|Virtual memory can be increased in size manually by allocating more hard drive space||Physical memory is limited to the size of the chips present on a memory module|
|Virtual memory places information on the hard drive in the form of pages, hence the paging file size and name||Physical memory places data within the RAM chips and wipes them out once the operation is done, i.e., when you close a document|
|Adding more virtual memory won't make a visible difference||Adding more physical memory can visibly increase the performance of a computer|
These differences show that physical memory is faster and is meant for memory usage. However, virtual memory acts as a sort of backup when the physical memory is 100% in use. But, don't expect any miracles in performance by allocating more space to your virtual memory.
That brings us to a commonly asked question; is virtual memory better than RAM? The simple answer is no, it's not. But, one without the other is incomplete. You will always end up needing virtual memory for your physical memory to perform effectively.
In today's common operating systems, such as Windows 10 and 11, the operating system automatically decides virtual memory or paging file size. However, if you feel like you need more, then here's what you need to remember:
- Minimum paging file size = 1.5 times the size of physical memory
- Maximum paging file size = 4 times the size of physical memory
So, here's a table to help you decide how much allocated disk space you should give to your virtual memory:
|Physical Memory Size||Minimum Paging File Size||Maximum Paging File Size|
Now, it's easy to understand that not many people will have 32 gigs of Ram and 128GB of storage to spare. That's why it's best to leave it up to your operating system to decide how much paging file size is needed.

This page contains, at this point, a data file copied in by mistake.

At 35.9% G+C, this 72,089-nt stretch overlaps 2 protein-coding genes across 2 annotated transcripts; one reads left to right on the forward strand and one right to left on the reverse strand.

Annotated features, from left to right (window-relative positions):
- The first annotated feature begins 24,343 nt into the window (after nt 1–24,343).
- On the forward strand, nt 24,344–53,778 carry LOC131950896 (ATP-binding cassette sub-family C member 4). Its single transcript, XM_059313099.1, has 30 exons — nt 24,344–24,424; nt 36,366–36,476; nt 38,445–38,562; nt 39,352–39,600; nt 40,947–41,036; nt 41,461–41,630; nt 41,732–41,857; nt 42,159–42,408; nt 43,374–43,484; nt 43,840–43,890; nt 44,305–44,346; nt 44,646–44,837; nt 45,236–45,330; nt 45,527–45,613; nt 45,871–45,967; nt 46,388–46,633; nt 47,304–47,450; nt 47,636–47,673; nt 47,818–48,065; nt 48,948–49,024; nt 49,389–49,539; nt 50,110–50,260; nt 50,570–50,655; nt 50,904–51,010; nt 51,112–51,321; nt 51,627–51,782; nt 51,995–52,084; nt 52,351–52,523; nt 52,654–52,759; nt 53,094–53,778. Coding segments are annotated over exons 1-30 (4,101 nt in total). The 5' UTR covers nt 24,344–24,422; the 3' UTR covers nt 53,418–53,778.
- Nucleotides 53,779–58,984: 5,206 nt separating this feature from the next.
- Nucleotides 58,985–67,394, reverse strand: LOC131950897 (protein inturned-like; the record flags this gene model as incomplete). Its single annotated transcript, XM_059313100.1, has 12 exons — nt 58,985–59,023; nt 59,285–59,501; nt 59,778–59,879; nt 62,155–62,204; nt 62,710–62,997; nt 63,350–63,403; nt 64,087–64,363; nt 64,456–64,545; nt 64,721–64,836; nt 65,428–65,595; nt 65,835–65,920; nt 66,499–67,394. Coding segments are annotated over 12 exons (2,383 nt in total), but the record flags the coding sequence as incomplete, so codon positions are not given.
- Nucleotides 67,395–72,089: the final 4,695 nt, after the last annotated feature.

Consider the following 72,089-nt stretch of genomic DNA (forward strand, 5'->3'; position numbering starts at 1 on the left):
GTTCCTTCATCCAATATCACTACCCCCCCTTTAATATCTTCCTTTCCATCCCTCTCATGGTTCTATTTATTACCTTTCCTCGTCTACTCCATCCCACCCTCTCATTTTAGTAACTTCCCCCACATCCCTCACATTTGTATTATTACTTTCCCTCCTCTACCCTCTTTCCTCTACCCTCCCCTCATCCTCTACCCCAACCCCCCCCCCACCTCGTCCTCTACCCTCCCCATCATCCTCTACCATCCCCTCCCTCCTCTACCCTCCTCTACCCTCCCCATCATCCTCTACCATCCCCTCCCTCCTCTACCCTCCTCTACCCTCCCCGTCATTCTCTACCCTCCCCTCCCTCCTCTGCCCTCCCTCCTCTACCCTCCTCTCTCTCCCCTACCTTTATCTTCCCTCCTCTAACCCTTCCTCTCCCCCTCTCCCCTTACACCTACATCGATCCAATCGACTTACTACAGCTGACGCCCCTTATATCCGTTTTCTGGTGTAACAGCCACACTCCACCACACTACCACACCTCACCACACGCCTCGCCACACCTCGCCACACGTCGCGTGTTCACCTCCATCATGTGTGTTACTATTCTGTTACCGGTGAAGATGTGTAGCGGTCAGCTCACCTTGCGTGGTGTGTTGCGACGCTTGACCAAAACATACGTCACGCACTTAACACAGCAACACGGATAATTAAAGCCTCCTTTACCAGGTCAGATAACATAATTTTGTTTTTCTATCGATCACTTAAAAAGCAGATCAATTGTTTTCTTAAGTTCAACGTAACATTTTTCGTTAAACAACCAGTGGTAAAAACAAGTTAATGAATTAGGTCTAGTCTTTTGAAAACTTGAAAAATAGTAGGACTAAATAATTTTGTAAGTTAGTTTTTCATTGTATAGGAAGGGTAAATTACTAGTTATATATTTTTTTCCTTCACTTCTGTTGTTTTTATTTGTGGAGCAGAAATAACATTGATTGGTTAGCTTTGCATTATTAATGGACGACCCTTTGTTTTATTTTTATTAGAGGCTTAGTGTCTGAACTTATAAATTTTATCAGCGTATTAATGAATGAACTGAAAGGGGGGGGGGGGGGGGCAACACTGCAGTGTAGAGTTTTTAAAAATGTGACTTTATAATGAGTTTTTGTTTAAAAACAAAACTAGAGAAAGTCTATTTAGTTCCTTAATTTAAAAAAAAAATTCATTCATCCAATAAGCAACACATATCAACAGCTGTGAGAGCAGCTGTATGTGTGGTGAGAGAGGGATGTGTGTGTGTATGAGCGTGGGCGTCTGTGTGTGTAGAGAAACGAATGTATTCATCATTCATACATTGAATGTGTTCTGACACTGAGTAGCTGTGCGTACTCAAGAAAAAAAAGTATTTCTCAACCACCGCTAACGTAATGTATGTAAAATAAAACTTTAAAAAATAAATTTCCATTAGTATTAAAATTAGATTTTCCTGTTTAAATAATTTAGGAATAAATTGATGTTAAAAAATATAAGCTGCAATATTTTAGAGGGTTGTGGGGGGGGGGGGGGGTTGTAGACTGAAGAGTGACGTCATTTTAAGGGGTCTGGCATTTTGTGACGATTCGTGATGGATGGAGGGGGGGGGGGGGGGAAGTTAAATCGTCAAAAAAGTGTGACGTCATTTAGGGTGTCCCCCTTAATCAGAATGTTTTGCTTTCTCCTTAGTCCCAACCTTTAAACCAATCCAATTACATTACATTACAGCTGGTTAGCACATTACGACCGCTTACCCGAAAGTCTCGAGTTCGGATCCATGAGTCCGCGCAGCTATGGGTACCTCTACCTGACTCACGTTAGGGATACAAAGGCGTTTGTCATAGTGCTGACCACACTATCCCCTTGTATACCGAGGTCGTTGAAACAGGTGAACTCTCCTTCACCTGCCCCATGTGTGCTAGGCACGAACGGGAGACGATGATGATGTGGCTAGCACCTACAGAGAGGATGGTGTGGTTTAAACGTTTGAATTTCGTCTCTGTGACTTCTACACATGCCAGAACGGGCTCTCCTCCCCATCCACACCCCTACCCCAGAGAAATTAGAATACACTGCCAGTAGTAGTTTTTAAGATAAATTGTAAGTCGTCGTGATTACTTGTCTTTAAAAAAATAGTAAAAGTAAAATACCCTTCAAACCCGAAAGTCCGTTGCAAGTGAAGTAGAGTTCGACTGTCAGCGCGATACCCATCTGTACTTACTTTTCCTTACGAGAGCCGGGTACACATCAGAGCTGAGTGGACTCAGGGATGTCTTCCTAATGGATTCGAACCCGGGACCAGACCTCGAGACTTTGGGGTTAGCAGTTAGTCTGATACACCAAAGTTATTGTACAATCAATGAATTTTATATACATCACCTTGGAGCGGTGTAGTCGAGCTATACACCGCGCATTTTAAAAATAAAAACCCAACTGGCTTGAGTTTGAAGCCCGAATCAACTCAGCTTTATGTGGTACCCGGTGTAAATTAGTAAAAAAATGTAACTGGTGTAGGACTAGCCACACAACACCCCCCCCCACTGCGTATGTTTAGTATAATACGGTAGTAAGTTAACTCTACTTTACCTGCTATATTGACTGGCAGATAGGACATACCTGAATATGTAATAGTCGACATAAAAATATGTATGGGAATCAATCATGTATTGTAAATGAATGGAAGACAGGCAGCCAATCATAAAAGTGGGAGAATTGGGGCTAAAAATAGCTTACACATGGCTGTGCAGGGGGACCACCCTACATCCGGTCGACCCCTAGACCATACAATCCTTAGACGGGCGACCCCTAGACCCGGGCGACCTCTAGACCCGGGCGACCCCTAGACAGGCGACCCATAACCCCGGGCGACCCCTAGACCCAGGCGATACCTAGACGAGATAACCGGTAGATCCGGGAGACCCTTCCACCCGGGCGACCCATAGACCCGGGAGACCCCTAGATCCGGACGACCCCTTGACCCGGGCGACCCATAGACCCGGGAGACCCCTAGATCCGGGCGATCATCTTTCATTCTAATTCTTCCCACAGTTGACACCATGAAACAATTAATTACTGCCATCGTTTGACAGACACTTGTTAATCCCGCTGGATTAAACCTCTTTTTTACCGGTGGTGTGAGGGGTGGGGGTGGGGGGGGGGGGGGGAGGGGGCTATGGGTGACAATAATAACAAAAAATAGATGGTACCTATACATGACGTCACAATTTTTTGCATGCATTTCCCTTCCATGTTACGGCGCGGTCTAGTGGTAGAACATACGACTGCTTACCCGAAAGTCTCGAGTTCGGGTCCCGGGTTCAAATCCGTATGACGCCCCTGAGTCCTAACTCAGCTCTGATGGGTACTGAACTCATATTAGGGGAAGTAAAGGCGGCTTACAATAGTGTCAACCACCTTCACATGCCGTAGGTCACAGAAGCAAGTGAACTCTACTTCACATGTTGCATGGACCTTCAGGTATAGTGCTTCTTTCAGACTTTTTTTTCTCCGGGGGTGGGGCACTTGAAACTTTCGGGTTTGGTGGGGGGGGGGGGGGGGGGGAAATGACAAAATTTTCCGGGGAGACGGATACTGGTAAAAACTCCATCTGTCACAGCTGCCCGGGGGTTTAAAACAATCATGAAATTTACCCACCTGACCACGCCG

Simply because as you use your computer, the paging file increases with time. Because when you push your computer's memory to its limits, the operating system increases virtual memory size automatically.
While it's suggested that you allow Windows 10 or 11 to dynamically increase virtual memory, you can do so manually too. This is only recommended if you suffer from stutters or slow application performance. Therefore, here's what you can do:
Step 1: Head to System settings
Step 2: Under Device specifications, find and click Advanced System Settings
Step 3: Click on Settings under the Performance banner
Step 4: Head to Advanced Tab, and click on Change under Virtual memory
Step 5: Uncheck "Automatically manage paging file size for all drives."
Step 6: Click the Custom size and set the Initial Size to 1.5x, and the Maximum to 4x the size of your RAM
Step 7: Click OK
That's how you can increase the virtual memory of your computer. Now, it's important to remember that users with 16GB ram or more do not have to manually increase their paging file size. Simply because operating systems will do it dynamically.
We hope this article clears up any confusion and questions related to virtual memory. We also discussed the differences between virtual and physical memory, including how one is incomplete without the other.